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The Quiet American

Long taken for granted, always out of step with the times, the painter Arthur Dove gets his due with a Whitney retrospective.

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Arthur Dove’s That Red One (1944).  

Culture, in America, has become a squeaky wheel looking for grease. Or so it often seems when the subject is an artist of subtle temperament. Arthur Dove (1880-1946), whose retrospective opened last week at the Whitney Museum of American Art, is a characteristic example: He is simply too quiet for contemporary taste. Typically grouped with the artists who gathered around the great photographer and impresario Alfred Stieglitz -- among them Georgia O’Keeffe, Marsden Hartley, and John Marin -- he is invariably presented as a pioneering American modernist. But he seems more mentioned than admired. Collectors rarely clamor for his work as they do for flashy O’Keeffes. His paintings, many of them muted in color, are not ingratiating. Even his name sounds gray, peaceful, dull, and oppressively worthy, like something you must learn for a class.

Yet Dove is an important figure in American culture -- and not only because he was a pioneer. The current show, which was organized by the Phillips Collection in Washington and the Addison Gallery of American Art in Andover, Massachusetts, presents an artist more shaded in feeling than many of his American contemporaries. The curatorial team of Debra Bricker Balken, Elizabeth Hutton Turner, and William C. Agee concentrates mainly upon the oil paintings. (The landmark Dove exhibit of 1975, organized by the curator Barbara Haskell, included drawings and watercolors, some of which can now be seen at the Tibor de Nagy Gallery.) Influenced as a young artist by French Impressionism, Dove, who also worked in his twenties as a commercial illustrator, made one of the most astonishing leaps in American art -- transforming himself in 1910 into a painter of near abstractions. From that point, he spent the rest of his life probing for the hidden pulse behind appearances. He was particularly attracted to thinkers who looked beneath the surface of the modern world -- to Freud, for example, and to the French philosopher Henri Bergson. In Dove, even a stone wall seems to have a secret life.

Like his contemporaries in the Stieglitz circle, Dove was recoiling from the increasing materialism of his society. Inspired by the new European ideas about art -- especially the vanguard’s drive toward an ever greater degree of abstraction -- he hoped to renew the American sublime, creating a rhapsodic vision of the landscape that stood as a rebuke to smokestack America. He suffered for these views. His father, a manufacturer of bricks, cut him off because he chose to be an artist. For most of his life, he had to scrabble for money. Unable to support himself as a painter, he sometimes tried to eke out a living as a farmer in Connecticut and near his hometown of Geneva, New York. And more than most visionaries, he always retained the grounded sense of a farmer -- which I admire, if only because too much high-flown feeling makes me think I’m being edged into a church.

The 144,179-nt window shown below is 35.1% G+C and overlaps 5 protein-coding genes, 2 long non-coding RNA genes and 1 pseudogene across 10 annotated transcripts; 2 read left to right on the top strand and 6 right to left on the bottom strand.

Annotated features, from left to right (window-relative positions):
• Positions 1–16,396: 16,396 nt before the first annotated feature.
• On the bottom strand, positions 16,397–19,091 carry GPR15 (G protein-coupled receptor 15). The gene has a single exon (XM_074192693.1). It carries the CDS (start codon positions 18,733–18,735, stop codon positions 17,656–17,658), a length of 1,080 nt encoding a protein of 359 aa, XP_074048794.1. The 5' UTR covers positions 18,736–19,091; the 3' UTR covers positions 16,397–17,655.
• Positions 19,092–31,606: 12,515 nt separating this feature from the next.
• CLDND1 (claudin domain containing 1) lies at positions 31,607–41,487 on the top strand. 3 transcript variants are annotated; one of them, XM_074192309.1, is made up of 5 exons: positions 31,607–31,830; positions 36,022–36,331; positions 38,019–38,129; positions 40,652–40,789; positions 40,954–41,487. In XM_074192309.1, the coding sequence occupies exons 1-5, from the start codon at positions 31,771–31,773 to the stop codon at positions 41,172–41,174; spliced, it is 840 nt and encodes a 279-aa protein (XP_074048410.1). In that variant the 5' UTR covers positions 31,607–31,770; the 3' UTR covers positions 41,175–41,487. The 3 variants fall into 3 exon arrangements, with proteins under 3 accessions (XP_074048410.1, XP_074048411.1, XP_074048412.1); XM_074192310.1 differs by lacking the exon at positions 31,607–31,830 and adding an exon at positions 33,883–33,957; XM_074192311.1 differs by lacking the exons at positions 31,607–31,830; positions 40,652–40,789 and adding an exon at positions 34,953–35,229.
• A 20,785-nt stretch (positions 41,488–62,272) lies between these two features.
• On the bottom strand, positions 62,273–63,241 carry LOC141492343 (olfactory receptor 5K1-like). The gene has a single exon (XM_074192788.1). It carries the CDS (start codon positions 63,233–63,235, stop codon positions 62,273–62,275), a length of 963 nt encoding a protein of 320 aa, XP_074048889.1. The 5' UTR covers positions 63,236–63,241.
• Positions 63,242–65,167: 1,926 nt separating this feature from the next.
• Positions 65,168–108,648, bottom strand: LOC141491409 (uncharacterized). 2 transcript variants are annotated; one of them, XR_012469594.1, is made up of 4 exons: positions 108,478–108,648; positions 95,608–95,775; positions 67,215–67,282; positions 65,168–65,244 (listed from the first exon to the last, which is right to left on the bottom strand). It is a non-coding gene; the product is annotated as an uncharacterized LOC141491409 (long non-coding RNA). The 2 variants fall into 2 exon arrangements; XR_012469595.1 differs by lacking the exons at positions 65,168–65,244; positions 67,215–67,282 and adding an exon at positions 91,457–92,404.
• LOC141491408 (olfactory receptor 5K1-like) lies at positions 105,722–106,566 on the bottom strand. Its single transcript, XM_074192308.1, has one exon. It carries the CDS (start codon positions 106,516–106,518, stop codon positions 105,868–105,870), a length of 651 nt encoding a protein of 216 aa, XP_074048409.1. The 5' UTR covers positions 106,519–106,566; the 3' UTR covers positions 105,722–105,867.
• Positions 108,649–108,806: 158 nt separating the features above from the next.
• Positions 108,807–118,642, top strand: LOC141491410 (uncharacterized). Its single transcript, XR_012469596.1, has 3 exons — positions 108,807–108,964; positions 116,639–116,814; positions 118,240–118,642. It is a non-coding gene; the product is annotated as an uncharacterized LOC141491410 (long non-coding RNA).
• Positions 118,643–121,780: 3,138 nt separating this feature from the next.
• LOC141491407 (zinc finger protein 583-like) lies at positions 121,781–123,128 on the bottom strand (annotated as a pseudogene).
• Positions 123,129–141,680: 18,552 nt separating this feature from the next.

Dove is a lyric poet, yet his work is filled with knotty tension. While the larger composition of one of his pictures may be bold, dramatic, and stark -- with a line that moves swiftly across the surface -- the actual paint may appear by contrast slow-moving and substantial; his brushwork is often strangely palpable, like growing grass. He does something similar in his treatment of the luminous. The light of revelation is never naked. It seems to emerge clothed in shade from some darkened place. (And may, one imagines, melt back into the shadows.) Dove is a crepuscular artist, an artist of the gloaming, with a melancholy feeling for somber tonalities. Because there is something intractable about nature that does not yield entirely to his desire, the harmonies in his painting do not appear too easily won. As a result, his pictures repay long looking in a way that the work of his contemporaries does not. Toward the end of his life, he grew less interested in this kind of tension, making images that are smoother and more purely abstract. Although these works anticipate Abstract Expressionism, they also give up some of the tang of nature. The curators have included a good selection of them.

Dove is often called provincial, because his use of the European idea of abstraction seems more borrowed than invented -- more applied than deeply understood. Compared with Picasso, Matisse, or Mondrian, he is a brilliant tinkerer, amateur, and illustrator of moody sentiments. (Almost every painter is, compared with those guys.) Even so, the condescension directed at his work, which has its origins in the forties and fifties, is misplaced. Artists and critics in those years could not “see” an artist like Dove with any clarity because they were absorbed in another American modernism -- Abstract Expressionism -- that aspired to international stature. The earlier Americans were thought embarrassing in the best company. They were not wanted as “fathers.” Consequently, such critics could not recognize the beautiful vein of simplicity that once flowed through American culture and is now almost entirely lost -- that plainsong (or plains song) you can find in the music of, say, Copland. Dove did what many of the best American artists and writers would do in the days when “culture” lay across an ocean and the public shunned serious art: He made any awkwardness seem like homespun honesty.


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